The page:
Port officials want to reinstate tax after 21 years

HARLINGEN — Port of Harlingen officials are seeking to reinstate a tax that lapsed in 1997 to generate funds for maintenance and operations at the facility on the Arroyo Colorado.

Port officials floated the idea of bringing the tax back — the Cameron County Commissioners Court must still approve it — in 2014 and again in 2016, but a port tax which is levied on some county homeowners wasn’t instituted.

Now they’re trying again.

The proposed port tax hike of 3 cents per $100 valuation would be paid by residents living in the Harlingen Consolidated Independent School District, the Rio Hondo Independent School District and southern Willacy County.

So on a home with a $100,000 valuation, the added tax for people living in those districts would amount to $30 a year. In all, the tax would generate more than $1 million annually for the port.

“Over the years, we’ve averaged about 400,000 tons of waterborne traffic with another probably about 400,000 to 600,000 tons depending on the year of other tonnage coming by way of rail or road,” Port Director Walker Smith told the Harlingen Economic Development Corp. yesterday. “As of June 30 we’re already up over a million tons of cargo with the majority of that actually being waterborne cargo.”

The Port of Harlingen is where most of the Valley’s gasoline and diesel supplies arrive, and are distributed via rail or tanker truck up the Valley.

Smith said a significant new amount of traffic at the port is diesel and gas destined for Mexico, which has begun importing fuel to offset declines in production from its aging refinery system.

“Just last month we received 9.9 million gallons of diesel, all going to Mexico,” he said. “And since the beginning of our fiscal year this year we’ve pretty well been averaging a total of 7.5 million gallons” per month.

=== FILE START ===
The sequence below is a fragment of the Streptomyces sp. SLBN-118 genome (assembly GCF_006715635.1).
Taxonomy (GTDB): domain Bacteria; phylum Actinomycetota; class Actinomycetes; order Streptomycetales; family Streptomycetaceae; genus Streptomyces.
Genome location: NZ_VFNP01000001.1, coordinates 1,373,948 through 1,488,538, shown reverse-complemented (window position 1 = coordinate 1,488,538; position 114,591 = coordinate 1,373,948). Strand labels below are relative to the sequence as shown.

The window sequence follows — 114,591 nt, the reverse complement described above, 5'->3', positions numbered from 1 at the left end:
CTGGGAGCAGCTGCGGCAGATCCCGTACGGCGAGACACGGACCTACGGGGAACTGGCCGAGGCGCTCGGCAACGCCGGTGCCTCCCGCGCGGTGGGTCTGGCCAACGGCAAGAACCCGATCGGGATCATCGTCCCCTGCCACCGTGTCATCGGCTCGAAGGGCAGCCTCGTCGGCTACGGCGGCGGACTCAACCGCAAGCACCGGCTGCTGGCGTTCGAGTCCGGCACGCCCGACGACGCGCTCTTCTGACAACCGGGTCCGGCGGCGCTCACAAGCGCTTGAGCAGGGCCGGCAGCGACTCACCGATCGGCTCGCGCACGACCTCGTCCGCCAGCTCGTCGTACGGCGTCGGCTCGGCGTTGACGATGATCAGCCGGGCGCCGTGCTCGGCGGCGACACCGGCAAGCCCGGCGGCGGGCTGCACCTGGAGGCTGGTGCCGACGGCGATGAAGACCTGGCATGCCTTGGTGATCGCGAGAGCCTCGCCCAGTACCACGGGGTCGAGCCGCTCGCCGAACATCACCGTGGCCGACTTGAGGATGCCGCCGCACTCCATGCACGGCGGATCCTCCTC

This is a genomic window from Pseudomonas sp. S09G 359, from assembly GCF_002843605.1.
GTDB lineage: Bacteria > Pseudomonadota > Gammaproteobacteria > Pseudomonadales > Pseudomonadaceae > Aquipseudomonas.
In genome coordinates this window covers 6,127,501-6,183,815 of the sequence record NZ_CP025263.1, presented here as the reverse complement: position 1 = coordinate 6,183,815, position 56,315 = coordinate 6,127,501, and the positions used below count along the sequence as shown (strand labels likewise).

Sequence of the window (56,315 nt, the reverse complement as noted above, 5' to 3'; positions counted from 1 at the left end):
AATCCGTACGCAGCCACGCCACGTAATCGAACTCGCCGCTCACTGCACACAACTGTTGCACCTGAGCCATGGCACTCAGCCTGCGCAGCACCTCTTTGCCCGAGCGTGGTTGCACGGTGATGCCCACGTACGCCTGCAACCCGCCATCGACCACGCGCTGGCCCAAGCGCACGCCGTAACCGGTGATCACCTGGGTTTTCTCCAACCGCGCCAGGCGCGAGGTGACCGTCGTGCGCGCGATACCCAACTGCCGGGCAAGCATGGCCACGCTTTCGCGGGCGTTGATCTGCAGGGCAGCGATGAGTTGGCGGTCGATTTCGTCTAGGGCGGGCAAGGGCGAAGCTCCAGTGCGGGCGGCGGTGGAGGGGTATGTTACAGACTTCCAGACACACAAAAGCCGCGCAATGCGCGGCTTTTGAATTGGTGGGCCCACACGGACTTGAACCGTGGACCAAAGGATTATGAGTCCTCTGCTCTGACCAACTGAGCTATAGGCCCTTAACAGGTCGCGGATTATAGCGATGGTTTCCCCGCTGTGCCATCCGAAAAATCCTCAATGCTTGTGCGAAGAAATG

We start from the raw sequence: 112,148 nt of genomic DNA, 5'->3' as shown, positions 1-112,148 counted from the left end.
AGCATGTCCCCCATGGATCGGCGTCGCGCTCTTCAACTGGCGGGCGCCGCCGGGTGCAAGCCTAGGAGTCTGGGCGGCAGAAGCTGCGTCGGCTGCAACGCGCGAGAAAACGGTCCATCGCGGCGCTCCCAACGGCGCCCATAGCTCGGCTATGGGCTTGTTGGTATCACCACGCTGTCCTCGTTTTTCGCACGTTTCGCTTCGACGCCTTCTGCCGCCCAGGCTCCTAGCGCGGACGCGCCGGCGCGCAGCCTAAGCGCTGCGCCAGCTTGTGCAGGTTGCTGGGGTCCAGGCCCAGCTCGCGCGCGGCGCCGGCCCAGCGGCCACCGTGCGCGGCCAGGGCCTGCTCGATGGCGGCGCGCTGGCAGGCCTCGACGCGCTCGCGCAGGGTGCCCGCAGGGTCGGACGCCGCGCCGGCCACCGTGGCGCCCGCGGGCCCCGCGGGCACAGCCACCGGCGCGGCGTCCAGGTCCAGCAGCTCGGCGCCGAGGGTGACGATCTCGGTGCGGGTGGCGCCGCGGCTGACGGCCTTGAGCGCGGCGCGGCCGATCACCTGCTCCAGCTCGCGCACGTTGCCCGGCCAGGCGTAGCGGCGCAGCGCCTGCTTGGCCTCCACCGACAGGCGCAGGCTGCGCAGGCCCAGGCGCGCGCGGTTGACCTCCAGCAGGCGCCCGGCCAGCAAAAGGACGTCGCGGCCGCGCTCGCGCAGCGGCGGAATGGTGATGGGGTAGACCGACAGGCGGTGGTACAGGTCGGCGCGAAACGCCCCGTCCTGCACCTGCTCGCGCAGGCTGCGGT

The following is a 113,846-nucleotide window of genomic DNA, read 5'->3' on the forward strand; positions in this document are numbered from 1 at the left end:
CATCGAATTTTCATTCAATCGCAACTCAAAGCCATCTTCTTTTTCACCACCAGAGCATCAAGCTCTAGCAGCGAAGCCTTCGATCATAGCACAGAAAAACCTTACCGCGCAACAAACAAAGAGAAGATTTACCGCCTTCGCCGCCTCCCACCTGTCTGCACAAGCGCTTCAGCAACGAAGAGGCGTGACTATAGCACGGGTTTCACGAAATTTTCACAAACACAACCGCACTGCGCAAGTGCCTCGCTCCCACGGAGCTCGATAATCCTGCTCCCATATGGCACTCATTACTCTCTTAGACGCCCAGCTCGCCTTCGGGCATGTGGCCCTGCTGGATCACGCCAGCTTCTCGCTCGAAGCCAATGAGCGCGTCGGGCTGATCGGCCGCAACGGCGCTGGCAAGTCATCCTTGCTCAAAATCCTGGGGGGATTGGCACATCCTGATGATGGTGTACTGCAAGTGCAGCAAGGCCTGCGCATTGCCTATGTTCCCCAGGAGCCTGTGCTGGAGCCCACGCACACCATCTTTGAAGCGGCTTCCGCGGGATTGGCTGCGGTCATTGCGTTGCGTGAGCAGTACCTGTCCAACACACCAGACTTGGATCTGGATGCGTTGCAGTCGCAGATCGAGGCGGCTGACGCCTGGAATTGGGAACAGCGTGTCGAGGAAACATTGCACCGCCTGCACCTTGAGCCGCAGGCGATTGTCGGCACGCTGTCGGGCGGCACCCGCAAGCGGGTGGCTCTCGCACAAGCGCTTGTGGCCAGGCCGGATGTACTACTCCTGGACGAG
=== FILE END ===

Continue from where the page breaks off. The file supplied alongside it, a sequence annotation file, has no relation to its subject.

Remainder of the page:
All of this additional port traffic, although welcome, creates what Smith called “wear and tear” on the facility necessitating higher maintenance costs.


River of commerce

The Port of Harlingen lies 25 miles upstream from the Gulf Intracoastal Waterway on the shallow Arroyo Colorado.

Ocean-going barges bring in gas, diesel, sand, cement and fertilizer, and haul off cotton, grain and sugar.

These craft have a draft of about nine feet, and the arroyo has to be maintained at an authorized depth of 12 feet to safely allow barge traffic in and out of the port.

While the U.S. Army Corps of Engineers is responsible for dredging the Arroyo Colorado from the turning basin at the port to the mouth of the river along the gulf, funding for dredging the docks and other areas within the port falls to local port officials.

Smith was seeking a resolution from the HEDC board backing his proposal to reinstate the port tax, and the economic development board gave its unanimous approval for his effort yesterday.

The port tax has been on the books for years, yet was only invoked in the 1940s and the 1980s. In 1989, the port reinstated the tax until 1997 and then it was allowed to lapse.


Arroyo wash-out

In an earlier interview yesterday, Smith said the urgency to his request was partly due to siltation following the torrential June rains within the Arroyo Colorado drainage, a water system he described as “dynamic.”

“The arroyo crested here in the turning basin at just shy of 24 feet,” Smith said. “It was pretty close to coming up over our docks here, closer than we have been in a long time.

“With all that water comes silt, sediment and debris, and as it’s rushing down the narrow arroyo before it gets to the turning basin, once it hits the turning basin that flow slows and all that stuff just kind of settles down and around our turning basin and creates some issues for our barges to be able to breast up to the docks or mooring pylons,” he added.

In addition to the HEDC resolution of support granted yesterday, Smith noted the Harlingen Area Chamber of Commerce also issued a statement of backing to reinstate the port tax.

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The port was created in 1926.

It is the second-largest port in Cameron County after the Port of Brownsville.

It is sited on more than 2,000 acres of land with 650 feet of dry cargo wharf, 100 feet of dry bulk wharf and five docks.

Located on the Arroyo Colorado, the port facilitates trade bulk and liquid cargo as well as petroleum in Texas, Louisiana and Mexico.


Source: Port of Harlingen